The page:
If most superheroes and villains are the product of office-bound writers and artists, earning a weekly paycheque by dreaming of fantastic universes outside of a humdrum world, in contrast, Wonder Woman found her birthplace in the bedroom.
Not just any bedroom, but the bedroom of polyamorous Harvard psychologist William Moulton Marston, who shared his bed with his wife, Elizabeth Holloway Marston and mistress, Olive Byrne.
When STACK visited the Boston set of Professor Marston and the Wonder Women last year, we discovered how Diana Prince, aka Wonder Woman, was conceived as a poster girl for the idea of bondage as feminist liberation set against a backdrop of free love and suffragism.
Putting down her whip to talk to us, Australia’s lovely Bella Heathcote, who portrays Olive in this period ménage-a-trois, likens their relationship to a tripod.
“Marston does a lot of mediating between Olive and Elizabeth. There’s always someone who is trying to keep the romance alive. Olive’s role in the relationship is the homemaker, raising Elizabeth’s children while the other two work, but she’s also trying to keep Marston and Elizabeth interested. There’s definitely a sexual aspect to their relationship but they also complement each other with their intellect and dispositions,” says the actress, whose previous roles include Dark Shadows and Fifty Shades Darker.
“I just thought it was a fascinating story that deserved to be told, and also weirdly appropriate right now”
When director Angela Robinson first offered her the role in this (US) R-rated yet tasteful drama, Heathcote didn’t hesitate for a second. “Unfortunately there aren’t a lot of strong roles out there for me at the moment, so I was extremely grateful to be offered this. We start out with Olive being unsure about herself and then she grows into a really confident woman who fights for what she wants. It’s difficult to find a character arc like that, and the relationship between the three characters is really fun to explore.”
Any qualms about the sexual nature of the material were assuaged by the overwhelming female presence on set, not only with her fellow bedmate, Rebecca Hall as Elizabeth Marston, but in the deft hands of director Robinson and producer Amy Redford, daughter of Robert.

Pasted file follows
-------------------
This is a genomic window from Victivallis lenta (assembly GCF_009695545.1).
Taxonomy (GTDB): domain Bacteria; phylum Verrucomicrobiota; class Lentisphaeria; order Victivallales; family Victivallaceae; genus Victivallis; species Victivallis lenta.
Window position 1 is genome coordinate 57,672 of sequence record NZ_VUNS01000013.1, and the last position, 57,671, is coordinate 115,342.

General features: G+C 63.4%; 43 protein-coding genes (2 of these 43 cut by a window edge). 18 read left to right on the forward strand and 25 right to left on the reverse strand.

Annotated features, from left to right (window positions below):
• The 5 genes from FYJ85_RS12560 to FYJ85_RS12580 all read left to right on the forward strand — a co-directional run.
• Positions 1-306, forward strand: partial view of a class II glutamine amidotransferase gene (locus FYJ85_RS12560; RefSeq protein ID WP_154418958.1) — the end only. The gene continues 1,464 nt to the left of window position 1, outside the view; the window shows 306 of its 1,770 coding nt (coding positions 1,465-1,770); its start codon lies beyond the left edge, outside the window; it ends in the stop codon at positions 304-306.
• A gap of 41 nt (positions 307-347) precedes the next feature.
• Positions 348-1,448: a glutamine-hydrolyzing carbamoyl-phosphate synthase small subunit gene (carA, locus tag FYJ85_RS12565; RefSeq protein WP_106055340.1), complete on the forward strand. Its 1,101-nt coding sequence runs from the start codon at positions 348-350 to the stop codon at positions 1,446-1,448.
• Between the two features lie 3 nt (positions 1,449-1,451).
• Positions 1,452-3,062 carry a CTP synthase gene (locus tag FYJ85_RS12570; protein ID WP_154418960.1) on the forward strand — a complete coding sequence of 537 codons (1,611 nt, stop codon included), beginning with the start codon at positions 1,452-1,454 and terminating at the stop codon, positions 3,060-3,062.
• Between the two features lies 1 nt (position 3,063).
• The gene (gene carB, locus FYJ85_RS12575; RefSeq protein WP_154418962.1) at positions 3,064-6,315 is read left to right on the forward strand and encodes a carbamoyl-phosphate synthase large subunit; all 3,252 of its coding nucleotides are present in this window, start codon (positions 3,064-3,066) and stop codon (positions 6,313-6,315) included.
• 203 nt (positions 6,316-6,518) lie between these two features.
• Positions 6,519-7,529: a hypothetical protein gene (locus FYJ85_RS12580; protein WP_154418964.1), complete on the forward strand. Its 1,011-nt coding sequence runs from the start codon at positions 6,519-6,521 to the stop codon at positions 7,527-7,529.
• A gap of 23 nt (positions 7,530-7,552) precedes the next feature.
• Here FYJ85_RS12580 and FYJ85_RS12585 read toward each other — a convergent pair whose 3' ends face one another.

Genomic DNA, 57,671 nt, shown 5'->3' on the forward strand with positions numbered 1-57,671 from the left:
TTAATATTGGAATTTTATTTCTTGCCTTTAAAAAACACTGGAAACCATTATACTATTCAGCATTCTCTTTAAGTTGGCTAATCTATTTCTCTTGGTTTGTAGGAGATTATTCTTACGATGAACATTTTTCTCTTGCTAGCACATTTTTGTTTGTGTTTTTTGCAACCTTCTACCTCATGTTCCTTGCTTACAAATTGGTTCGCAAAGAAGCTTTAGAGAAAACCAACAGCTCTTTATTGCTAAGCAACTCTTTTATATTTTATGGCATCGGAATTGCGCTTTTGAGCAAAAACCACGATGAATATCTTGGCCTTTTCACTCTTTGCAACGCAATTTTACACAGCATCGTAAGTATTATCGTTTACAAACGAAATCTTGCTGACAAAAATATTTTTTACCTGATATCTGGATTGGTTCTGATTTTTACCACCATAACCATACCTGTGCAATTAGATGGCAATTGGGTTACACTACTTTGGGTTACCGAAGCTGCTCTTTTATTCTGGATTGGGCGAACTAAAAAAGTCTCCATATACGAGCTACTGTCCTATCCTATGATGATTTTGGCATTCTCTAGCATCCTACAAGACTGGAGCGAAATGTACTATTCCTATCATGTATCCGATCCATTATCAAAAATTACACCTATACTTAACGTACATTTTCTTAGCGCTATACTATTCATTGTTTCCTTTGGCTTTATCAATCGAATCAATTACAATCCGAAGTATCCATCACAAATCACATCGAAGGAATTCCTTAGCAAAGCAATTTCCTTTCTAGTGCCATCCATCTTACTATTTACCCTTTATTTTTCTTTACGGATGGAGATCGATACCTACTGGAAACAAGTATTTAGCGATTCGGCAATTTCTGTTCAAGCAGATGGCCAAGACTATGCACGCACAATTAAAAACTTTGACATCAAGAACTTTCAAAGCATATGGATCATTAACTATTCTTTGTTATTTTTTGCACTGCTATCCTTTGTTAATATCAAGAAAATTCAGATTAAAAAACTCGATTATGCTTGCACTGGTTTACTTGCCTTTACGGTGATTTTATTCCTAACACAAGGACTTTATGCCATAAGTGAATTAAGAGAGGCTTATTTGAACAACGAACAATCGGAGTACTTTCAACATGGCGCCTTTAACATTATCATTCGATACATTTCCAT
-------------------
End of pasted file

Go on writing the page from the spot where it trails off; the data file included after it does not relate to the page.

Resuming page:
While Marston’s Wonder Woman – with her whips, scanty costume and bondage bracelets – struck a controversial figure back in the day, it’s no accident that she was also envisioned as the most powerful woman in the superhero universe, based on Marston’s passionate belief in the superiority of women while simultaneously lusting over them.
“If you look at the origins of Wonder Woman, she is a strong female character, not a sex icon,” Heathcote notes.
The cast believed they were on to something special, even before the subsequent success of Gal Gadot’s Wonder Woman would render Professor Marston a must-see for any comic book fan.
Luke Evans could hardly believe the story was true when first offered the role of Professor Marston. “Before then, I didn’t know anything about him. Just having the accolade of inventing the lie detector would be enough for one person in their lifetime,” he says of Marston‘s early invention, which audiences will recognise as the inspiration behind Wonder Woman’s Lasso of Truth.
“But to have invented the lie detector with his wife, and then to create Wonder Woman in such a very short life, because he died quite young, was quite impressive. And then to understand the inspiration of Wonder Woman; the unusual polyamorous relationship he had with his wife and this other woman. All of which, along with the lie detector, inspired Wonder Woman and her special powers to be this very strong, feminist superhero. I just thought it was a fascinating story that deserved to be told, and also weirdly appropriate right now.”
Professor Marston and the Wonder Women is in cinemas on November 9.